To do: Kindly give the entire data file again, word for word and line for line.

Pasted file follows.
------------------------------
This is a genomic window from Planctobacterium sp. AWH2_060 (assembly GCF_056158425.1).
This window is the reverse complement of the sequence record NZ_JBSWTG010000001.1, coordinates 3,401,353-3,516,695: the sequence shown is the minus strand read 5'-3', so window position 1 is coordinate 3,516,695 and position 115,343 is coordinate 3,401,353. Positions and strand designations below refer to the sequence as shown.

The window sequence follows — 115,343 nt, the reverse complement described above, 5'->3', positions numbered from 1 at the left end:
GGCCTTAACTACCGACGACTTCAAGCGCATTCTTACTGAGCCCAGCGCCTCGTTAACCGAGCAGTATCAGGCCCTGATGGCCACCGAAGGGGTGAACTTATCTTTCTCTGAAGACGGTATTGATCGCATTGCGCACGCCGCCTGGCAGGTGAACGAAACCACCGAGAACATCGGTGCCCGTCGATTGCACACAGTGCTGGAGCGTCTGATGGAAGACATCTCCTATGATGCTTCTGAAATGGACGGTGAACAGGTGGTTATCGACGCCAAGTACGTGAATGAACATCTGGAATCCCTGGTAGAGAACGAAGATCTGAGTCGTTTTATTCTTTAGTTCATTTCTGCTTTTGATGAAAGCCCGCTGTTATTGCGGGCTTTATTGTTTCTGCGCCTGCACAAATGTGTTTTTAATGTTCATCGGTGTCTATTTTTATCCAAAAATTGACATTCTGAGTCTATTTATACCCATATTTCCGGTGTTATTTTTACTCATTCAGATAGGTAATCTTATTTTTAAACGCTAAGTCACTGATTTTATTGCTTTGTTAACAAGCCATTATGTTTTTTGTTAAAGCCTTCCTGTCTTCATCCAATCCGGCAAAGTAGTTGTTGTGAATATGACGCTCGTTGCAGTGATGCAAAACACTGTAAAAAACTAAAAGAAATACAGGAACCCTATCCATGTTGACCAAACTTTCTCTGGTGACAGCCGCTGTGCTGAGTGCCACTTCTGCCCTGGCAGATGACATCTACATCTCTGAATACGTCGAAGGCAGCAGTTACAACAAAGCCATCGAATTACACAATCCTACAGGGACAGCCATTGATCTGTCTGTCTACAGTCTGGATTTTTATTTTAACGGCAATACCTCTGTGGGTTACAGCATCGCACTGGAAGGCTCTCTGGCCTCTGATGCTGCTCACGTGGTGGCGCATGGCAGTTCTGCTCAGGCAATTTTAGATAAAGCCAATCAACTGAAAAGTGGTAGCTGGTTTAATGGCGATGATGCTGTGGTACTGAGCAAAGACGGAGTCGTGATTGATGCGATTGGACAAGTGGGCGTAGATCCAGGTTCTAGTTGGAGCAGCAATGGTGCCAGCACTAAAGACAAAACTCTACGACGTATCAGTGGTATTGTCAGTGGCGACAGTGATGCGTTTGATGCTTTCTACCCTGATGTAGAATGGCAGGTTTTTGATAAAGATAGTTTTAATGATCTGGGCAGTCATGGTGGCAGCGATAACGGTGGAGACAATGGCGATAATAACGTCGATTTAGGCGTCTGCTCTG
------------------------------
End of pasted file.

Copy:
This is a genomic window from Planctobacterium sp. AWH2_060 (assembly GCF_056158425.1).
This window is the reverse complement of the sequence record NZ_JBSWTG010000001.1, coordinates 3,401,353-3,516,695: the sequence shown is the minus strand read 5'-3', so window position 1 is coordinate 3,516,695 and position 115,343 is coordinate 3,401,353. Positions and strand designations below refer to the sequence as shown.

The window sequence follows — 115,343 nt, the reverse complement described above, 5'->3', positions numbered from 1 at the left end:
GGCCTTAACTACCGACGACTTCAAGCGCATTCTTACTGAGCCCAGCGCCTCGTTAACCGAGCAGTATCAGGCCCTGATGGCCACCGAAGGGGTGAACTTATCTTTCTCTGAAGACGGTATTGATCGCATTGCGCACGCCGCCTGGCAGGTGAACGAAACCACCGAGAACATCGGTGCCCGTCGATTGCACACAGTGCTGGAGCGTCTGATGGAAGACATCTCCTATGATGCTTCTGAAATGGACGGTGAACAGGTGGTTATCGACGCCAAGTACGTGAATGAACATCTGGAATCCCTGGTAGAGAACGAAGATCTGAGTCGTTTTATTCTTTAGTTCATTTCTGCTTTTGATGAAAGCCCGCTGTTATTGCGGGCTTTATTGTTTCTGCGCCTGCACAAATGTGTTTTTAATGTTCATCGGTGTCTATTTTTATCCAAAAATTGACATTCTGAGTCTATTTATACCCATATTTCCGGTGTTATTTTTACTCATTCAGATAGGTAATCTTATTTTTAAACGCTAAGTCACTGATTTTATTGCTTTGTTAACAAGCCATTATGTTTTTTGTTAAAGCCTTCCTGTCTTCATCCAATCCGGCAAAGTAGTTGTTGTGAATATGACGCTCGTTGCAGTGATGCAAAACACTGTAAAAAACTAAAAGAAATACAGGAACCCTATCCATGTTGACCAAACTTTCTCTGGTGACAGCCGCTGTGCTGAGTGCCACTTCTGCCCTGGCAGATGACATCTACATCTCTGAATACGTCGAAGGCAGCAGTTACAACAAAGCCATCGAATTACACAATCCTACAGGGACAGCCATTGATCTGTCTGTCTACAGTCTGGATTTTTATTTTAACGGCAATACCTCTGTGGGTTACAGCATCGCACTGGAAGGCTCTCTGGCCTCTGATGCTGCTCACGTGGTGGCGCATGGCAGTTCTGCTCAGGCAATTTTAGATAAAGCCAATCAACTGAAAAGTGGTAGCTGGTTTAATGGCGATGATGCTGTGGTACTGAGCAAAGACGGAGTCGTGATTGATGCGATTGGACAAGTGGGCGTAGATCCAGGTTCTAGTTGGAGCAGCAATGGTGCCAGCACTAAAGACAAAACTCTACGACGTATCAGTGGTATTGTCAGTGGCGACAGTGATGCGTTTGATGCTTTCTACCCTGATGTAGAATGGCAGGTTTTTGATAAAGATAGTTTTAATGATCTGGGCAGTCATGGTGGCAGCGATAACGGTGGAGACAATGGCGATAATAACGTCGATTTAGGCGTCTGCTCTG